Choosing a right strategy is only a good start, organizations need to continue to execute the strategy correctly so as to ensure success. Unfortunately, in practice, not many organizations are able to do so.
Strategy involves big changes, so this challenges the stability of any organization due to the fact that human nature is generally averse to change. So, no matter how inspiring the vision is, or how amazing the products or technological innovations are, there are countless roadblocks to implementation. Therefore, most failures are due to a lack of awareness of barriers and their origin.
There are many reasons why strategy implementation fails, including:
The strategy is too ambitious
Managers don\’t know where to start. Goals and initiatives have been added up too much in the strategic planning since the leadership team did not make tough decisions to omit less important and less on-target actions. The connotation of the term strategy itself means to take away.
Although strategic goals must be challenging and can cover all activities of the organization, they must still be realistic. If members feel that the goal is not achievable, they will not strike to achieve it.
Lack of leadership ability
The lack of leadership ability manifests itself on many levels. Leadership ability requires all managers, not only to understand their responsibilities and authority in strategy implementation, but also to act as a human resource manager.
Focus too much on structural changes
Many organizations rely too heavily on structural change to execute their strategy. Meanwhile, structural change is only part of the requirement for successful strategy implementation.
Responsibility is not clearly clarified
If the members of the organization are not clear about their roles and responsibilities in implementing the strategy or are not held accountable for their work, failure is inevitable. A clearly clarified responsibility helps drive changes and produce real results.
Lack of empowerment
Responsibility must be coupled with the eqivalent authority to achieve the desired results. Empowerment also requires the necessary tools and resources to achieve strategic goals.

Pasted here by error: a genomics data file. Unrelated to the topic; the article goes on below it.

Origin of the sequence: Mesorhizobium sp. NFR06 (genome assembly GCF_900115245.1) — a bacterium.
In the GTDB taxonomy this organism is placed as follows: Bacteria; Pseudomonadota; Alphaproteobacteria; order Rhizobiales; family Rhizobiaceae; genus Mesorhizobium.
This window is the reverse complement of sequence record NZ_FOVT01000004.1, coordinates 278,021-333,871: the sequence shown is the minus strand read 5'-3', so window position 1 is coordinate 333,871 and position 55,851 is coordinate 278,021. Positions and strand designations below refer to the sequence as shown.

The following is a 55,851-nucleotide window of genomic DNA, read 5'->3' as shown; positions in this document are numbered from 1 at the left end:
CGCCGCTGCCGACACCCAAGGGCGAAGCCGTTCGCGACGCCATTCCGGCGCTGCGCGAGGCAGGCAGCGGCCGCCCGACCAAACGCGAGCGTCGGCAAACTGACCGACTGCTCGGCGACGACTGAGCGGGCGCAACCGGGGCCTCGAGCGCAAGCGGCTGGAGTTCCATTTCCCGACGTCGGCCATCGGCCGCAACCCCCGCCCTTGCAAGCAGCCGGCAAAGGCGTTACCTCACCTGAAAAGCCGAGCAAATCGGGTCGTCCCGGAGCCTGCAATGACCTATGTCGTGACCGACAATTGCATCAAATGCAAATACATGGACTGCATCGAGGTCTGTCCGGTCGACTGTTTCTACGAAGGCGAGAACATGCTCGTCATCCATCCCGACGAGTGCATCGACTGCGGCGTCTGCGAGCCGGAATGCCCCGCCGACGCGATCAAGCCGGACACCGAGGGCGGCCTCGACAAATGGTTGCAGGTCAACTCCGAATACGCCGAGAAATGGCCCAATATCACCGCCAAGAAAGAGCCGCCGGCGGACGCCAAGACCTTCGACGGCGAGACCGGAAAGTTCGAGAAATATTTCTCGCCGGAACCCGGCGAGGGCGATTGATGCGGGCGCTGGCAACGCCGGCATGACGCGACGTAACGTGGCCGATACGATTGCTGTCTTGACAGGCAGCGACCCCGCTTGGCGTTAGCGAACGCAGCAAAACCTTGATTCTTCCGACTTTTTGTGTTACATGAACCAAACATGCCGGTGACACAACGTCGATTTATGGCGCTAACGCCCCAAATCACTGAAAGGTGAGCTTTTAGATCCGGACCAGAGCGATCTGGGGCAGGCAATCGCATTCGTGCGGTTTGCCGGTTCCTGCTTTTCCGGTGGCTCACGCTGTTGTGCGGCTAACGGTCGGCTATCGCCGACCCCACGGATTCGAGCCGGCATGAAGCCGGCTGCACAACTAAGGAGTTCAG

Lack of communication
Communication helps keep information clear. If a plan is not communicated well to employees, they will not understand their role or contribution to achieving the strategic goals of the organization.
Get caught up in daily work
Managers often get caught up in day-to-day operational problems and can lose sight of long-term goals. Hence, they will be put way too much effort on the day-to-day work but not focus on the implementation of the strategy unless it is desparately asked for their concern.
Lack of clarity in action
The actions required to implement the strategy are not specified or clearly defined.
Without monitoring, the manager cannot assess whether the strategy is being executed properly and reaching toward the destination or not. Without clear information about how and why the efficiency is declining, it is almost impossible to take appropriate corrective action.
No progress report
If there\’s no method to track progress of the work, or there is only a plan to only measure what\’s easy but not what\’s important, no one will feel any urge to move forward.
Lack of adjustment
Most organizations are not able to adjust their actions in time during the process of executing the strategy. This can lead to organizational freezes, impediments in corporate culture formation and working procedures that don\’t support strategy execution.
In short, to successfully implement a strategy, a business/organizational leader must be able to:
- Define your strategy clearly
- Arrange and restructure the organization according to the chosen strategy
- Communicate the strategy to all relevant employees
- Monitor and ensure timely execution of the strategy
While there are many barriers to fulfil the mission of exxecuting the strategy successfully, these barriers can still be overcome using a step-by-step approach to the strategic management. Competitive advantages will be achieved only when both planning and execution have been done well.
Collected and synthesized by the Institute for Strategic Leadership Development